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Franz J Kurfess
Cal Poly SLO
San Luis Obispo, California

Franz J. Kurfess joined the Computer Science Department of California Polytechnic State University in the summer of 2000, after a short stay with Concordia University in Montreal, Canada, and a longer stay with the New Jersey Institute of Technology. Before that, he spent some time with the University of Ulm, Germany, as a postdoc at the International Computer Science Institute in Berkeley, CA, and at the Technical University in Munich, where he obtained his MS and PhD in Computer Science.

At Cal Poly, he is the coordinator of the human-computer interaction lab, and teaches courses in the areas of artificial intelligence, knowledge-based systems, user-centered design and development, and human-computer interaction. His main areas of research are artificial intelligence and human-computer interaction, with particular interest in the usability and interaction aspects of knowledge-intensive systems. He is currently investigating a framework for the analysis of “interaction spaces,” consisting of the physical space where interaction between humans and computational systems takes place, and a conceptual space delineated between the shared communication channels, symbol systems, vocabularies and languages, and the conceptual model of the domain and the world. So far, humans have been able to accommodate the limitations of computational systems concerning such interactions fairly well. When expanding interaction to situations where robots (or computational systems in general) have to communicate with other robots, it becomes much more critical to have a coherent framework for interaction in place.


Typing Tutor: individualized tutoring in text entry for older adults based on input stumble detection
Hagiya T., Horiuchi T., Yazaki T.  CHI 2016 (Proceedings of the 2016 CHI Conference on Human Factors in Computing Systems, Santa Clara, CA,  May 7-12, 2016) 733-744, 2016. Type: Proceedings

As older users adopt smartphones, they need to acquire new skills for interacting with touch-based devices. This paper describes the development of a support system, Typing Tutor, to improve text entry for older users in Japan transitioning from f...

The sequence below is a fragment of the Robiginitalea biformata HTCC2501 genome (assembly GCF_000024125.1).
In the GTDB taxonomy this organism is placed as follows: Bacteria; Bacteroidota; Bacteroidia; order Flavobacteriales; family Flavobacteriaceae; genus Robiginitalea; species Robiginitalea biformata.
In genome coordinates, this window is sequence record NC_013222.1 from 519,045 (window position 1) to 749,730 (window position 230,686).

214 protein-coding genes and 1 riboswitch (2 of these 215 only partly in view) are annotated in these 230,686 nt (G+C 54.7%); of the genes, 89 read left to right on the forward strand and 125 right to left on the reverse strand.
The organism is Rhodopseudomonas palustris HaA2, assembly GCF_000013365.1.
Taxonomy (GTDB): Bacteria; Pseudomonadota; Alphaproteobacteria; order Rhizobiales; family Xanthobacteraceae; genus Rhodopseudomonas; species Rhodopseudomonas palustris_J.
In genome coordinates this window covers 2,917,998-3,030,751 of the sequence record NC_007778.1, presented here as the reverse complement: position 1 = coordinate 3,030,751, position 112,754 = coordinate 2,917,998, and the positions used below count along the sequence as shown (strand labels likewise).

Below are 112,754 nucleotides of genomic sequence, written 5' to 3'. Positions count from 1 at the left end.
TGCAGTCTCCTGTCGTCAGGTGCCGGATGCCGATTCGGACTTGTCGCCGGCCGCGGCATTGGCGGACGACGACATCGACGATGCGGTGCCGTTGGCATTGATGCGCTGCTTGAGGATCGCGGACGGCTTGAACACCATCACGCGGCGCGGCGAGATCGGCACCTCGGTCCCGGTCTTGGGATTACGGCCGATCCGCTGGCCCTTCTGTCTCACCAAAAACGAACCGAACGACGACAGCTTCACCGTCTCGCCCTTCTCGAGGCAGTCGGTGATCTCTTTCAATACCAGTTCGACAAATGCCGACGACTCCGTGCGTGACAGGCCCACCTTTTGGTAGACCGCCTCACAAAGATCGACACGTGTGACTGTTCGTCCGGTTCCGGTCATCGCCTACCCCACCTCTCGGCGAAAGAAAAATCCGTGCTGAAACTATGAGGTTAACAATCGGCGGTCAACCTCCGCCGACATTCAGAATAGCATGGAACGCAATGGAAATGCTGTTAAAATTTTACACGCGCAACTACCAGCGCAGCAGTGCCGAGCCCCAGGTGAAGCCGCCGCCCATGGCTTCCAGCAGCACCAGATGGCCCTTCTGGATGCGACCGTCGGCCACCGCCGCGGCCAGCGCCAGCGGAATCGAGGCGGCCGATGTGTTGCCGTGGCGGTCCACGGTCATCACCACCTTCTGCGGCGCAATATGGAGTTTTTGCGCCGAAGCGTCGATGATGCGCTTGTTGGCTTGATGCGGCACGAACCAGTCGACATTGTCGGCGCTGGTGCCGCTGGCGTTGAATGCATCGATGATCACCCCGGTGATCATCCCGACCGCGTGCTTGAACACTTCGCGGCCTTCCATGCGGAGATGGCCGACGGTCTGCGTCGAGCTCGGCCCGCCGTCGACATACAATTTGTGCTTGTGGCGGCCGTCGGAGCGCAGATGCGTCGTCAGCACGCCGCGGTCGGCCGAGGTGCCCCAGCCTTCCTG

Systematic automation of scenario-based testing of user interfaces
Campos J., Fayollas C., Martinie C., Navarre D., Palanque P., Pinto M.  EICS 2016 (Proceedings of the 8th ACM SIGCHI Symposium on Engineering Interactive Computing Systems, Brussels, Belgium,  Jun 21-24, 2016) 138-148, 2016. Type: Proceedings

In May 2016, the driver of a Tesla Model S equipped with the autopilot feature was killed when his vehicle crashed into a tractor-trailer [1]. Tesla confirmed that the vehicle’s autopilot was active and that its brakes were not activated, ne...


Speaky for robots: the development of vocal interfaces for robotic applications
Bastianelli E., Nardi D., Aiello L., Giacomelli F., Manes N.  Applied Intelligence 44(1): 43-66, 2016. Type: Article

Within the last few years, spoken interaction between humans and computing devices like smartphones has become fairly common. Spoken interaction with robots has not seen wide use, although it can have a more limited scope of interactions with a si...


Differences and similarities between finger and pen stroke gestures on stationary and mobile devices
Tu H., Ren X., Zhai S.  ACM Transactions on Computer-Human Interaction 22(5): 1-39, 2015. Type: Article

Before the advent of the iPhone, touch-based interaction between users and personal computational devices was dominated by pen-shaped styli, such as in handheld devices by Palm, or in laptops that could be converted to tablet-style devices. Althou...


ICT services for open and citizen science
Morzy M.  World Wide Web 18(4): 1147-1161, 2015. Type: Article

While science in general is the domain of highly qualified experts, opportunities exist for ordinary citizens to participate in scientific research. In areas like biology and ecology, the wide participation of amateurs has contributed to surveys o...


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